We are constantly told to find ways to be more active, yet with how hectic our lives have become this seems to be a part of our wellbeing that is often overlooked, avoided or completely ignored.
This can in part be linked to misconceptions about what being more active actually involves and one aspect that is rarely considered is simply finding ways to walk more.
Walking has a huge range of health benefits, many of which are completely disregarded, as it’s rarely associated as an action to take when trying to improve your health.
Let’s look at a real world example that puts these misperceptions into perspective.
I remember a while ago I read a story about a cancer patient who was talking about how their doctor told them they needed to find ways to incorporate exercise into their daily routine and they genuinely believed that this was not possible as they didn’t have the energy or strength to visit a gym.
Through no fault of their own, what they didn’t realise was that simply going for walks around the block or through the nearby park would be massively beneficial to their health.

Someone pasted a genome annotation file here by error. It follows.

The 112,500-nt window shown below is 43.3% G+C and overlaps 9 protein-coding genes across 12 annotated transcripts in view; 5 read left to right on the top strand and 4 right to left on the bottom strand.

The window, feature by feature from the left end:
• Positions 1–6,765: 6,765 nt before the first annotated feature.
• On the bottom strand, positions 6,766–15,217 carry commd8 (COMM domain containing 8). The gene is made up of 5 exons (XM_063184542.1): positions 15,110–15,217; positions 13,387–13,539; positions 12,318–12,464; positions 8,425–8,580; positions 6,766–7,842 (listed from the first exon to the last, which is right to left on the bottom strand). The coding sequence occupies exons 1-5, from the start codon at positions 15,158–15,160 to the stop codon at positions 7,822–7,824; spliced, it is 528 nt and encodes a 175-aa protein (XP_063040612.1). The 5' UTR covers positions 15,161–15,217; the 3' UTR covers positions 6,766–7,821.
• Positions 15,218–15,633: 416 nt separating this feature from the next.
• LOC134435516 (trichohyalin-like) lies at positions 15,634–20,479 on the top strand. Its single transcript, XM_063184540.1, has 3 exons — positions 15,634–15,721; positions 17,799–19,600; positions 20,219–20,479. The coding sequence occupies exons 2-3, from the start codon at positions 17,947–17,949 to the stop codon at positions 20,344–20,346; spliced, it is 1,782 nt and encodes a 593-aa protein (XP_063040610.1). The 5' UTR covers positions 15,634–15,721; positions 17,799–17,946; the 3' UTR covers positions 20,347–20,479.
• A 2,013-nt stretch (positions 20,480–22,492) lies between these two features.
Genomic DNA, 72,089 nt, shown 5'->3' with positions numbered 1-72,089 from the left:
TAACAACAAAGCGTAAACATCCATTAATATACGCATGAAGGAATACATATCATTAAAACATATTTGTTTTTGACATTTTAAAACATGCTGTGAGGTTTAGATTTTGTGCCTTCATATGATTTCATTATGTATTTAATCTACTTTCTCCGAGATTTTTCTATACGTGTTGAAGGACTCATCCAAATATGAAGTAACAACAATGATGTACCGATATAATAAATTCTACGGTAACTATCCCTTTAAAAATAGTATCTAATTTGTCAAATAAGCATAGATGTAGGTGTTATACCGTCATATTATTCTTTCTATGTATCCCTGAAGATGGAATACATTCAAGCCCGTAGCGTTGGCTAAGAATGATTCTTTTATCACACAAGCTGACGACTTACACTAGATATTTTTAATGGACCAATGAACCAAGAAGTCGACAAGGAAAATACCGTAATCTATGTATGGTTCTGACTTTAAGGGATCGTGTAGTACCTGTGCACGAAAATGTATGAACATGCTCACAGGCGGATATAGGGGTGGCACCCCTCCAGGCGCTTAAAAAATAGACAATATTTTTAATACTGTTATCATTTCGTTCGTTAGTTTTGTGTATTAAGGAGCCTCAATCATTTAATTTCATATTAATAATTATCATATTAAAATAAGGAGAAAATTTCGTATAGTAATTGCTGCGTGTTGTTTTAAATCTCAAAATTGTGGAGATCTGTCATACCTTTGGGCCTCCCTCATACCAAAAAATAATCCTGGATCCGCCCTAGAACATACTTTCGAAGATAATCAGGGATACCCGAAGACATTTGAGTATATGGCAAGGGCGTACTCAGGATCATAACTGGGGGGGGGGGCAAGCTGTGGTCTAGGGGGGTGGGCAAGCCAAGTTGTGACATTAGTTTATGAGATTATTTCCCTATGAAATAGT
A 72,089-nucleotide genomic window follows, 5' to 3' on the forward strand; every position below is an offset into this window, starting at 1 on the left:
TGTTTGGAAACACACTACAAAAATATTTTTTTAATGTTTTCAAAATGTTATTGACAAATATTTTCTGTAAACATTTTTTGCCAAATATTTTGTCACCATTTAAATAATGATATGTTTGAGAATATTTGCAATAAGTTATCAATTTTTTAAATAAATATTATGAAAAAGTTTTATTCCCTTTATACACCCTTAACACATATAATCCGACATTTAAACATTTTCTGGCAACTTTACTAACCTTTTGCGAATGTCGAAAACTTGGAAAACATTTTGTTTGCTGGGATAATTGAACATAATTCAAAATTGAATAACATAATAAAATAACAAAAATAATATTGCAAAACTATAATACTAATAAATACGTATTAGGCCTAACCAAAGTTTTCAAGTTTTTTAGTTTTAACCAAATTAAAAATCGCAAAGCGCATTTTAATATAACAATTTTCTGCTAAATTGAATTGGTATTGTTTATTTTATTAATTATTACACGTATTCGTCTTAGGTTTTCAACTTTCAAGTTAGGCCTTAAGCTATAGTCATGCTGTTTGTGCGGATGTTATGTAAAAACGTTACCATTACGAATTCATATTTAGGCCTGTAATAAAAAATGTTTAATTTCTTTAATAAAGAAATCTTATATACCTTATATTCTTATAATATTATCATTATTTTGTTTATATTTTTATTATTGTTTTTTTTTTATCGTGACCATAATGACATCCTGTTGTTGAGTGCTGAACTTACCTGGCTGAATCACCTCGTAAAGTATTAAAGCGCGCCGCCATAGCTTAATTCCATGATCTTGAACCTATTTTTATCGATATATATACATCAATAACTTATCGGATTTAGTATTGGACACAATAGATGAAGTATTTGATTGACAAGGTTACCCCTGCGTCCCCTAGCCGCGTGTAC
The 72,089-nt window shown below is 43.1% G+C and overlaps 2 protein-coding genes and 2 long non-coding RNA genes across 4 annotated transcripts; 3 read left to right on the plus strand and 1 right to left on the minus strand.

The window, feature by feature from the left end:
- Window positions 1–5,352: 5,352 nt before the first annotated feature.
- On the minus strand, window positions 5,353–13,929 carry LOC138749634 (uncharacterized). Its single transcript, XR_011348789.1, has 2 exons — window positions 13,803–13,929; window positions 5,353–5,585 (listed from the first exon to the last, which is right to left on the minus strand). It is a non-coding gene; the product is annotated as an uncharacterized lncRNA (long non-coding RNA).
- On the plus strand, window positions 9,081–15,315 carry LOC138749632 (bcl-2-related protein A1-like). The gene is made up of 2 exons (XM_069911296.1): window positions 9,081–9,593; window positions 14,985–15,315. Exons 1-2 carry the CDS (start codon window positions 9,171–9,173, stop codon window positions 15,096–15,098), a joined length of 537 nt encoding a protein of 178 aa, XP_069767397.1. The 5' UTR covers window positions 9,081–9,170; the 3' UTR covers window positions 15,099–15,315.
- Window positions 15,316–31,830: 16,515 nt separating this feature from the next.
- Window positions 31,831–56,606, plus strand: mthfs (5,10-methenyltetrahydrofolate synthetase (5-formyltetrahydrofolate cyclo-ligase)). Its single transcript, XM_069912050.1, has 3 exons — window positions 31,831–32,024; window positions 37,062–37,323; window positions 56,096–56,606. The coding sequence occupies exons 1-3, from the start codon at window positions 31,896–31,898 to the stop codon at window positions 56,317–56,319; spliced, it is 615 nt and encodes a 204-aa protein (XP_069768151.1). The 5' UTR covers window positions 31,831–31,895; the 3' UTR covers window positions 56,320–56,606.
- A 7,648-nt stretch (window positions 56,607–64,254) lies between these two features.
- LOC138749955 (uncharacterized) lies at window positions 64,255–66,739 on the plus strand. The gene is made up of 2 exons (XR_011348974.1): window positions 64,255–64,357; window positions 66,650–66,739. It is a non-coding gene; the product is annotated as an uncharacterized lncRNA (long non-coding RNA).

Not only would it get them moving, but it would also expose them to fresh air, give them time to enjoy their surroundings and help their general state of mind.
Exercise has been proven to vastly improve the quality of life of cancer patients, as well as other people with serious illnesses and has even been linked to helping with treatment and recovery.
In the article the reporter stated that the patient had dismissed the idea of walking, as their preconceptions as to what were involved with exercise had led them to believe these actions wouldn’t be good enough to achieve anything.
What can we learn from this story?
It’s fair to say this is a wide spread misconception and barrier faced by many, as they underestimate the positive effects that can be brought on by small actions and I think simply walking more is an amazing place to start when trying to increase your activity levels and improve your health.
This is because of the fact that it places a minimal amount of stress on the body, is something most people can engage in with complete control and most importantly without getting overwhelmed.
After all, you can go at your own pace, in an environment you feel comfortable and it can be fit in sporadically throughout the day at various different intervals.
What does the research say?
While at first glance it may not seem like much, several studies have found 30 minutes of brisk walking a day can reduce the risks of developing cardiovascular disease and diabetes by as much as 30%, as it lowers your blood sugar levels and improves your body’s response to insulin.
Researchers at the University of Boulder Colorado have also suggested that regular walking can reduce the risk of stroke from between 20 to 40%.
So it’s pretty clear to see that this ‘small action’ can have a profound impact on your overall health.
So why do we dismiss its use?